Discovering that you or somebody you love has developed dementia is one of the toughest times we can face as a human. It signals the end of one part of your life and the beginning another, one in which the very basics of a happy, fulfilled life become tougher to attain.
The stages of dementia go from CDR-0 which shows no impairment to a person’s abilities, through to CDR-3, wherein a person can no longer function without help. In this final stage, extreme memory loss and disorientation are seen, and it becomes impossible to engage in normal, everyday activities and communicate on the same level as your peers. Needless to say, the prospect of this comes as a dreadful shock to anyone who gets the news.
As such, it’s crucial that those people with dementia are given every chance to live a long, happy and dignified life. Part of that comes from expectation management, but the greater part exists in formal dementia care. As the effects of dementia develop in the brain, it becomes difficult and then impossible for a person to look after themselves, so in that respect, dementia care is utterly essential. More than that though, it’s essential in maintaining happiness.
The discovery that a person has dementia can often, naturally, lead to depression. During those days, it’s simply unethical to leave a person to fend for themselves. They’re going through an almost unbelievably tough time, and need both help and care.
Some people choose to care for their friend or family member themselves, though many more rely on formal dementia care from the NHS or other organisations. Inadequate or poor care reduces quality of life and leads to higher overall care costs through earlier admissions to care homes and the knock on health effects that carers deal with. The Alzheimer’s Society call for the following:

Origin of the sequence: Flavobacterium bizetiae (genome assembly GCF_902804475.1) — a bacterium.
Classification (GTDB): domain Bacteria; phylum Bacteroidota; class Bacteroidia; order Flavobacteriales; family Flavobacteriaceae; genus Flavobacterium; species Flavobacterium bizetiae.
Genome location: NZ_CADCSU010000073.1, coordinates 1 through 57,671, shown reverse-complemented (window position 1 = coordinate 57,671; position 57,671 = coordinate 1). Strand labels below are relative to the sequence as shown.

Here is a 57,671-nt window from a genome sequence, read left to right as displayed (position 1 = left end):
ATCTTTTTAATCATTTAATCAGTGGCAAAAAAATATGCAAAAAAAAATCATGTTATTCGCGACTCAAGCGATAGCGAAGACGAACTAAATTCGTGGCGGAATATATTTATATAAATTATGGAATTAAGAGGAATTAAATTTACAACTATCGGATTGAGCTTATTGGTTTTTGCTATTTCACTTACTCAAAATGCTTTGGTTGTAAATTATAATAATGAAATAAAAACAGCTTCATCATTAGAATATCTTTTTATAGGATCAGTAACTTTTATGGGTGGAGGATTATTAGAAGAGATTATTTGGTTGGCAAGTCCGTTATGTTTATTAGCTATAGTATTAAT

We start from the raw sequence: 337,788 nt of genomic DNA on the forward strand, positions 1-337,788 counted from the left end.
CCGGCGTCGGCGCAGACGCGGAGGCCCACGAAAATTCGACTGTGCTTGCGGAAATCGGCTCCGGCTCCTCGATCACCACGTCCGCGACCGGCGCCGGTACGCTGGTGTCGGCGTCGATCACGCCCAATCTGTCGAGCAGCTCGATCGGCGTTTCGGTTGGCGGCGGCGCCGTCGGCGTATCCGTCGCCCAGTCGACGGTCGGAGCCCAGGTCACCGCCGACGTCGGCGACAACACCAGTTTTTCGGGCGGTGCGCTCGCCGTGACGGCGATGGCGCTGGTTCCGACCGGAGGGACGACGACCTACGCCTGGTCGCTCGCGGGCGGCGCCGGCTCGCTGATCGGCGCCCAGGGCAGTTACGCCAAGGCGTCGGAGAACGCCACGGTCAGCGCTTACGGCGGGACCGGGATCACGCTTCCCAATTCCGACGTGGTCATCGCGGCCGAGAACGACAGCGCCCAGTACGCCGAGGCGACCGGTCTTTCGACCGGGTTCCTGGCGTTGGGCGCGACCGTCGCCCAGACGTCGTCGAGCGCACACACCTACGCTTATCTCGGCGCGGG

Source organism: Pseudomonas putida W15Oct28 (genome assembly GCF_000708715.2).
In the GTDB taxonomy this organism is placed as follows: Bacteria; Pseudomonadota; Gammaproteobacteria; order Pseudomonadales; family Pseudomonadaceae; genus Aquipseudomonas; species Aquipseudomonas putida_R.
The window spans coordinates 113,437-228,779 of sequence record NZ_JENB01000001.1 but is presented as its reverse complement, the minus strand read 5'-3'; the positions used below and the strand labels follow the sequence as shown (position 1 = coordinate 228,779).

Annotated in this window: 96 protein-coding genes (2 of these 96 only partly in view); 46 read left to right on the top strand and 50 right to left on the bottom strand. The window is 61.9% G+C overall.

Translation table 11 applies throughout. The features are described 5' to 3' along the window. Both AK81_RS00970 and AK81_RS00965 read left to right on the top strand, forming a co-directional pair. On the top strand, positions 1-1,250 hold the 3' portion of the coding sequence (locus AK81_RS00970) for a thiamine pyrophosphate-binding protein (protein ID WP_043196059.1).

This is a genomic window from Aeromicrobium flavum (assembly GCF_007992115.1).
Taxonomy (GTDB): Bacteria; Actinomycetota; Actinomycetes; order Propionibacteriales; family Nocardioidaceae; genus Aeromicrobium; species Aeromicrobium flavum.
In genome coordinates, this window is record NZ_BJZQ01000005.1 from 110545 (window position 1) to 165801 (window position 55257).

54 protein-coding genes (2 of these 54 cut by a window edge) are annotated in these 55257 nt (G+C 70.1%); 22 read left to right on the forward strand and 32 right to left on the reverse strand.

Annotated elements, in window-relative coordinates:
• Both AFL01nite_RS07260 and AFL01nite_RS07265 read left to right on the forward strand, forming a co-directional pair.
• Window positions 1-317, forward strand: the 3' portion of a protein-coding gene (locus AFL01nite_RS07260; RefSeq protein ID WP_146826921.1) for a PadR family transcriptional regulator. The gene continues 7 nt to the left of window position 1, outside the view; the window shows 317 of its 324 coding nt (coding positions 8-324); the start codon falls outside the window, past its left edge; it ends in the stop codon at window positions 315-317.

- Care provided by dementia-trained staff with access to specialist support. Because dementia patients have problems with communication and behaviour (including physical violence, aggression and delusions), it is important that staff are trained to communicate properly with somebody who has dementia.
- Care designed to meet needs and aspirations. Research conducted by the Alzheimer’s Society has shown that being able to remain at home and maintain a good quality of life are priorities for those with dementia and for their carers. As such, dementia care should be designed to fulfil these desires, with regular physical activity and plans to achieve goals built in.
- Care that promotes dignity and maintains human rights. Because of the aforementioned communication issues with dementia patients, staff who aren’t properly trained can provide care which breaches fundamental human rights and fails to treat patients with dignity and respect. Over a third of people with dementia told the Alzheimer’s Society that they were not being treated with dignity or respect, so this should be at the forefront of any care.
- Integrated care. Care for dementia should integrate physical help with social care services to create a more holistic approach to care. This requirement is placed largely on the services and government, but can be applied to individual carers too.